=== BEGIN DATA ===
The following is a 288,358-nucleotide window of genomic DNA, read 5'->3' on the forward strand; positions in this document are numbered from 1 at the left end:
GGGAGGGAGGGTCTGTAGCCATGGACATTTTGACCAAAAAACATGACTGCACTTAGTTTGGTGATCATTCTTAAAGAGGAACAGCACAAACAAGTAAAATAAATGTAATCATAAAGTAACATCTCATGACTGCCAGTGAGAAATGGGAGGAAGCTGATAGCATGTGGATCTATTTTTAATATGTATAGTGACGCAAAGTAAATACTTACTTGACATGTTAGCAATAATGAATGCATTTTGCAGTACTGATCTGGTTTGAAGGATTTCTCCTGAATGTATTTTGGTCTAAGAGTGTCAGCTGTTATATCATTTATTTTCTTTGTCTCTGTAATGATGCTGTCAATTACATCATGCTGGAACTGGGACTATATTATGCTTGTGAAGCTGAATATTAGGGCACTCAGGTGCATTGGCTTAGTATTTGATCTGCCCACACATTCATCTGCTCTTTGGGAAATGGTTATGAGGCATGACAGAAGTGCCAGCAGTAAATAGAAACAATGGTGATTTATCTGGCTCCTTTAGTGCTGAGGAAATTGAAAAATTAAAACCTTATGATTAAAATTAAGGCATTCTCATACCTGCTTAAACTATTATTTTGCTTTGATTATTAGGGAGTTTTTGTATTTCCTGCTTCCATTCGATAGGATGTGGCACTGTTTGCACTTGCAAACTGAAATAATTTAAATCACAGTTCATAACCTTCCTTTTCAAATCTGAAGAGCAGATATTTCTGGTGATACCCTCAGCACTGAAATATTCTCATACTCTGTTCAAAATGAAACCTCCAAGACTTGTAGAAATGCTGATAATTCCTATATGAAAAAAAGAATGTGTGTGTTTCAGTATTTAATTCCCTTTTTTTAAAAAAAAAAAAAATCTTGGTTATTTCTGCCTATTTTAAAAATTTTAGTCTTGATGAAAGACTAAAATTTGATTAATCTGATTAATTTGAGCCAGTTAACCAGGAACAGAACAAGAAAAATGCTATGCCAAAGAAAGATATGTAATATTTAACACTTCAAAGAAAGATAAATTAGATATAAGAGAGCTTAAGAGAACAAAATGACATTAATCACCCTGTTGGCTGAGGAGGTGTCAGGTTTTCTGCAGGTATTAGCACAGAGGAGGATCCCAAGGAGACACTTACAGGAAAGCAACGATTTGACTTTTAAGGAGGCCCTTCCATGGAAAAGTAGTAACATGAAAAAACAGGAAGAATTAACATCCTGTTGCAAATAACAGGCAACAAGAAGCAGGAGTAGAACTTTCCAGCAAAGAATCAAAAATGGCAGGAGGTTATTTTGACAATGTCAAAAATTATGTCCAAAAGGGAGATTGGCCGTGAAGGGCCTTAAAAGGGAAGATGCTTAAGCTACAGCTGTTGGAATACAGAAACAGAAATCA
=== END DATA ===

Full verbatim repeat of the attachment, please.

The following is a 288,358-nucleotide window of genomic DNA, read 5'->3' on the forward strand; positions in this document are numbered from 1 at the left end:
GGGAGGGAGGGTCTGTAGCCATGGACATTTTGACCAAAAAACATGACTGCACTTAGTTTGGTGATCATTCTTAAAGAGGAACAGCACAAACAAGTAAAATAAATGTAATCATAAAGTAACATCTCATGACTGCCAGTGAGAAATGGGAGGAAGCTGATAGCATGTGGATCTATTTTTAATATGTATAGTGACGCAAAGTAAATACTTACTTGACATGTTAGCAATAATGAATGCATTTTGCAGTACTGATCTGGTTTGAAGGATTTCTCCTGAATGTATTTTGGTCTAAGAGTGTCAGCTGTTATATCATTTATTTTCTTTGTCTCTGTAATGATGCTGTCAATTACATCATGCTGGAACTGGGACTATATTATGCTTGTGAAGCTGAATATTAGGGCACTCAGGTGCATTGGCTTAGTATTTGATCTGCCCACACATTCATCTGCTCTTTGGGAAATGGTTATGAGGCATGACAGAAGTGCCAGCAGTAAATAGAAACAATGGTGATTTATCTGGCTCCTTTAGTGCTGAGGAAATTGAAAAATTAAAACCTTATGATTAAAATTAAGGCATTCTCATACCTGCTTAAACTATTATTTTGCTTTGATTATTAGGGAGTTTTTGTATTTCCTGCTTCCATTCGATAGGATGTGGCACTGTTTGCACTTGCAAACTGAAATAATTTAAATCACAGTTCATAACCTTCCTTTTCAAATCTGAAGAGCAGATATTTCTGGTGATACCCTCAGCACTGAAATATTCTCATACTCTGTTCAAAATGAAACCTCCAAGACTTGTAGAAATGCTGATAATTCCTATATGAAAAAAAGAATGTGTGTGTTTCAGTATTTAATTCCCTTTTTTTAAAAAAAAAAAAAATCTTGGTTATTTCTGCCTATTTTAAAAATTTTAGTCTTGATGAAAGACTAAAATTTGATTAATCTGATTAATTTGAGCCAGTTAACCAGGAACAGAACAAGAAAAATGCTATGCCAAAGAAAGATATGTAATATTTAACACTTCAAAGAAAGATAAATTAGATATAAGAGAGCTTAAGAGAACAAAATGACATTAATCACCCTGTTGGCTGAGGAGGTGTCAGGTTTTCTGCAGGTATTAGCACAGAGGAGGATCCCAAGGAGACACTTACAGGAAAGCAACGATTTGACTTTTAAGGAGGCCCTTCCATGGAAAAGTAGTAACATGAAAAAACAGGAAGAATTAACATCCTGTTGCAAATAACAGGCAACAAGAAGCAGGAGTAGAACTTTCCAGCAAAGAATCAAAAATGGCAGGAGGTTATTTTGACAATGTCAAAAATTATGTCCAAAAGGGAGATTGGCCGTGAAGGGCCTTAAAAGGGAAGATGCTTAAGCTACAGCTGTTGGAATACAGAAACAGAAATCA